More than a quarter of GPs lost to Chinese bidders in 2016

A new survey finds GPs expect to face more competition from Chinese buyers over the next 12 months.

More than a quarter – 29 percent – of GPs say they lost out to a Chinese bidder in auction processes during 2016, according to a report by MVision Private Equity Advisers and the London Business School seen by Private Equity International.

The report – Rise of the Rooster: Chinese outbound M&A in 2017 and beyond – surveyed 58 private equity firms across the globe with a combined $440 billion of assets under management.

Two thirds of respondents said they came up against a Chinese buyer in an auction process more frequently in 2016, and 45 percent said they thought the offers submitted by Chinese buyers were overpriced. More than three-quarters said they believe increasing numbers of Chinese bidders are driving up valuations.

Almost half – 47 percent – said Chinese firms were most active in the mid-market which, the report notes, is “a space already crowded by a number of medium sized GPs with $1 billion+ funds, and large-cap players reaching down to access high growth opportunities”.

The report noted that 2016 was a record year for outbound Chinese investment, with a total of 372 deals worth $206.6 billion, a 118.7 percent increase on the previous year, according to data from Mergermarket. Eighty-three percent of respondents noted an uptick in Chinese acquisitions in 2016.

The respondents predicted mainland Europe would attract the most Chinese investment activity in the next 12 months, followed by the US and Africa. Those surveyed also expect Chinese buyers to continue to focus on healthy assets and well-known brands.

Mounir Guen, chief executive officer at MVision, told PEI that corporate buyers – including family offices – are the most commonly seen type of bidder, but that China has a well-developed general partner community.

“There are some prominent groups in Asia, China in particular. China is the only country outside Europe and the US that has a group of general partners that have funds in excess of $3 billion,” he said.

“There’s some pretty significant pools of capital. If you combine the dollar funds with the local currency funds, these are big firms. And if they can link some prominent concepts, whether it’s consumer or technology or industrials or logistics, to China and help them grow, as well as potentially making them pan-Asian. It’s a very powerful story.”

Guen said he expects the allocation of Chinese capital to private equity as an asset class to grow ten-fold in the next decade.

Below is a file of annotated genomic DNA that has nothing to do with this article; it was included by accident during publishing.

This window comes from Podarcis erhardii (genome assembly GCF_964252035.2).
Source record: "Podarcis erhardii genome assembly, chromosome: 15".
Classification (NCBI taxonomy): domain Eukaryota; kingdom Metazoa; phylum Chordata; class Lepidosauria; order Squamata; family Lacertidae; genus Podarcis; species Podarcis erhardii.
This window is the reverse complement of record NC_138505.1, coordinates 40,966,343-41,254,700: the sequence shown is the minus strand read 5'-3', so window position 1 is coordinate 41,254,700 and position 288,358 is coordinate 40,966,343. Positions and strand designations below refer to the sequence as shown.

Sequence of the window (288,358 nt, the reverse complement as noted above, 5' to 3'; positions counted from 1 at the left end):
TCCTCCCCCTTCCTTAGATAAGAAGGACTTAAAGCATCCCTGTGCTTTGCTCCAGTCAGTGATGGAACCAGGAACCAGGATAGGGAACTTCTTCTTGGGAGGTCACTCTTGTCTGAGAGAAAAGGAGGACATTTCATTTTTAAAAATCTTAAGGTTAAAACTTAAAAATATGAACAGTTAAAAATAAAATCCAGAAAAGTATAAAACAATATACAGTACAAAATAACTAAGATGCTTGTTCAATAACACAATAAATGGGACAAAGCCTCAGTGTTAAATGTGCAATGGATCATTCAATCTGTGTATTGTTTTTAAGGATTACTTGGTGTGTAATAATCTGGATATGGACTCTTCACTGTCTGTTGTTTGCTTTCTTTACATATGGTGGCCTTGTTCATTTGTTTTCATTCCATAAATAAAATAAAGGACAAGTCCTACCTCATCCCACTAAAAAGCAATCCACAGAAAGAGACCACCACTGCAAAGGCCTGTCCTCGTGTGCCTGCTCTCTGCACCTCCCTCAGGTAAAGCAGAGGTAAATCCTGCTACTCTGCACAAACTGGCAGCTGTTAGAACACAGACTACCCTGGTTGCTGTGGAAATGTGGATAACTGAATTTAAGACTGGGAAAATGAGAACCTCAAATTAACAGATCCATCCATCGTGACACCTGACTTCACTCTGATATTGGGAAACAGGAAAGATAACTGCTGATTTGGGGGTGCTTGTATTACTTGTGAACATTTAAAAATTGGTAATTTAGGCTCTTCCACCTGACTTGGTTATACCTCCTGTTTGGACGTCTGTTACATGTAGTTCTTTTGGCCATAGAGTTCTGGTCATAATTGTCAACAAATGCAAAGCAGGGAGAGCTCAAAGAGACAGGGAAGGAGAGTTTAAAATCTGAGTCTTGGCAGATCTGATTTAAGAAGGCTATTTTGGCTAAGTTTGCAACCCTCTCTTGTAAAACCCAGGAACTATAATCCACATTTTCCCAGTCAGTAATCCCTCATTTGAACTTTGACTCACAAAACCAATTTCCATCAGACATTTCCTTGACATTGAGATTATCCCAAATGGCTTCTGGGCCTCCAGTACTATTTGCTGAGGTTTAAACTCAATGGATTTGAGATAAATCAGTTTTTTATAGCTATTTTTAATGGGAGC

“This is only the beginning. If you look at the asset growth, the pensioners’ growth and the wealth of these countries and their economic growth rates, there’s a lot of capital forming there, and that capital is smart.”

However, as Guen and LBS professor Francesca Cornelli point out, the interaction between private equity and Chinese outbound investment is “multi-dimensional”. As well as competing with more established capital pools on deals, Chinese buyers are providing a lucrative exit route for GPs, and increasingly making commitments to their funds.

Eighty-six percent of GPs polled believe increasing numbers of Chinese buyers will provide them with more exit opportunities.

Last summer US cinema chain AMC Theatres, which is backed by Chinese conglomerate Dalian Wanda, agreed to acquire Odeon and UCI Cinemas Group from Terra Firma Capital Partners in a deal valuing the businesses at around £921 million (€1.1 billion; $1.22 billion).

In April 2016 UK-headquartered 3i Group sold Mayborn Group, the owner of baby products business Tommee Tippee, to Shanghai Jahwa, China's largest domestically-owned manufacture of personal care products and cosmetics, in a deal understood to value the business at around £300 million, delivering a 3.6x return to 3i and its investors.

Half of those polled said they intend to proactively seek Chinese commitments for new funds in the next 12 months. The report points out that a number of large Asian insurers handed out mandates last year.

Those surveyed pinpointed government intervention as a potential roadblock to Chinese outbound investment, which could end up benefiting Chinese GPs, as corporates looking for exposure to international investments divert more capital away from direct investment to avoid excess scrutiny.

While the study focused on China, Guen said positive market dynamics and significant capital pools meant others wouldn’t be far behind.

“The vast majority of the global middle class will reside in Asia, and an ability to link to that market – link to that dynamic – is at the forefront of every entrepreneurial company,” he said.

“India is also growing at over 7 percent. It won’t be long before those companies are all involved. Japanese corporates have been very active.”